Ndaye Seck sat on a cement bench in the yard of the St. Laurent Center, reining in her two fidgeting boys and waiting for the nuns to open the baby-weighing station. ``I come here every month,'' she said. For a token fee, mothers who come to St. Laurent have their babies' growth checked, listen to health lectures, and receive a ration of cooking oil, powdered milk, and corn meal.
Next year the women who come to St. Laurent and the other 439 weighing stations around the country will get no food. That is because the Catholic Relief Services (CRS) recently decided to eliminate almost entirely its nonemergency food-aid programs in Senegal.
The decision to turn away from food aid - except for relief needs - reflects the controversy that surrounds using Western food surpluses as a resource in third world development projects.
CRS, the development arm of the Roman Catholic Church in the United States and the largest private American relief agency, is the sole distributer of US government farm surpluses used in development projects in Senegal. The US also sends food here to be sold to support Senegal's budget.
The baby-weighing centers have been plagued with problems since the program began in 1973, according to officials familiar with the CRS move.
The dimensions and operations of the centers - which serve some 171,000 recipients - put CRS in a squeeze. On one hand, the US Agency for International Development (AID) demanded CRS's accountability for the program's success. But the Senegalese government, which controls the centers, resisted a greater CRS role in improving the educational component. ``As the US tightens up on the kind of accountability they want ... there's a trade-off,'' another relief official says. ``...At what point does it risk killing the goose that laid the golden egg?''
CRS is also pulling out of its ``food-for-work'' program here, in which villagers are given food to build community projects or try a new way of making a living. ``The idea of food-for-work is an injection to get something going. [But] CRS was giving long-term food assistance,'' the development worker says.
Critics of food-for-work say that villagers often participate in a project simply to get the food, but abandon it once the food is withdrawn. They also say that once food-for-work has been used in one village, neighboring villages often will not start a project without a hand-out.
But for other agencies - less well-heeled than CRS - food aid is one of few resources available. ``There are no surplus monies to replace surplus food in an era of budget constraints,'' said Arthur Braunstein, a US AID official. Each year, the US pays its farmer billions of dollars for surpluses of a number of crops, and then must store, dump, or use them in some sort of food program.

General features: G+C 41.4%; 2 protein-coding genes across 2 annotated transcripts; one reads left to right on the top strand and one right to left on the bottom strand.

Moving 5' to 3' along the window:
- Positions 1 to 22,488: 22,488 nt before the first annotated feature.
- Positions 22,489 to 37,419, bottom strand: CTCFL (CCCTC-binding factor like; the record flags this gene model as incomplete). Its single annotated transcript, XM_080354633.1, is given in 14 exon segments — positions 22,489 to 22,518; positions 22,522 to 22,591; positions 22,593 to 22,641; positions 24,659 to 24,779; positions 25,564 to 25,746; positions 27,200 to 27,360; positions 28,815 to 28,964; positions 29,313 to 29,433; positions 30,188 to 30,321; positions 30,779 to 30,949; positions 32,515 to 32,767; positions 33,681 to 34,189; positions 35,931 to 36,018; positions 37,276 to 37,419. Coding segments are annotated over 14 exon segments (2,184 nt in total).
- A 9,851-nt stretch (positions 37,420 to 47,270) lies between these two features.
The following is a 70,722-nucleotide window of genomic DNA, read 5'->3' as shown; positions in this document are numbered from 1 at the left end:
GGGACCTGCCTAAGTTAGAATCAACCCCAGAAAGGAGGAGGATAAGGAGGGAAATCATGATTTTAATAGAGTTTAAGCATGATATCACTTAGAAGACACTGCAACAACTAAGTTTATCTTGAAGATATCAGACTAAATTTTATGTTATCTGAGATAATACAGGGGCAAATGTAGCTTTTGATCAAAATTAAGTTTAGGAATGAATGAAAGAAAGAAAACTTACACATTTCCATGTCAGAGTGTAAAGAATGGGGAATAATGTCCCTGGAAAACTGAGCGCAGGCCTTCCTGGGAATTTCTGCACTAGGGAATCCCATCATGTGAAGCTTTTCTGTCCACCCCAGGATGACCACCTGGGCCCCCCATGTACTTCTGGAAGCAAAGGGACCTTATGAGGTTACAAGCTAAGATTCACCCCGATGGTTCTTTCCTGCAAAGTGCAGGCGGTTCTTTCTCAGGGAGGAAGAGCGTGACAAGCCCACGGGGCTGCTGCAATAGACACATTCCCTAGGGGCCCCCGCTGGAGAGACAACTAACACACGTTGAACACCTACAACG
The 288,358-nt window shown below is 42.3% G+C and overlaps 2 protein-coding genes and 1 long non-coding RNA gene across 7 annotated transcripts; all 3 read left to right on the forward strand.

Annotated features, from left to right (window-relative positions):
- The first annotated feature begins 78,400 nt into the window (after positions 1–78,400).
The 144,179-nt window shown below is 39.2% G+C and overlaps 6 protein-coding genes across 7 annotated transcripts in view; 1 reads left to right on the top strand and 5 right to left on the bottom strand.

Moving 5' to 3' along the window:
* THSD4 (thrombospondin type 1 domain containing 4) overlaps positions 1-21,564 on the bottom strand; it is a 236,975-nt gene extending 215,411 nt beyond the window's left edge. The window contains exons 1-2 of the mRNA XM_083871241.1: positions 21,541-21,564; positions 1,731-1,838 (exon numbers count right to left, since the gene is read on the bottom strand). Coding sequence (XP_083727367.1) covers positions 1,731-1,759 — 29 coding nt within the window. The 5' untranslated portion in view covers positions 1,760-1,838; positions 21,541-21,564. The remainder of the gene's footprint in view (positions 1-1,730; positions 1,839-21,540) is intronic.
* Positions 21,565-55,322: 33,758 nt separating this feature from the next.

Mamadou Ndiaye, director of a development agency, says food-for-work can help improve people's lives long after the food is gone. In 1977, his agency began using CRS food to resettle peasants in eastern Senegal and encourage them to grow bananas. All food support has now been withdrawn, and more than 1,600 people live in the new villages. ``When the objectives are defined, the duration of food-for-work is defined, and the peasants know what will happen in the future, they are very ready to make their own choice,'' Mr. Ndiaye says.
Supporters say food is like insurance: Peasants cannot risk a change in lifestyle without something to fall back on. ``The mentality of people here - and poor people anywhere - is that [without aid] they cannot invest what little they have now into something they won't have for another five years,'' Ann Claxton, a food aid consultant in Dakar, says.
Yet critics say the ready supply of food aid encourages some agencies to design their projects around food. ``Instead of seeking resources following the conception of a project, the agency seeks a project where it can use food ... and this can distort the project design,'' says the development worker, who agrees with CRS's position.
Nobody is sure what the impact will be when the mothers and children at St. Laurent stop getting food rations next year. Officials hope other programs will pick up the slack, but it is very likely that the cuts will strain family food budgets. ``Will they suffer nutritionally? I don't think so,'' says an official who supports CRS's decision. ``...They could, but we just don't know.''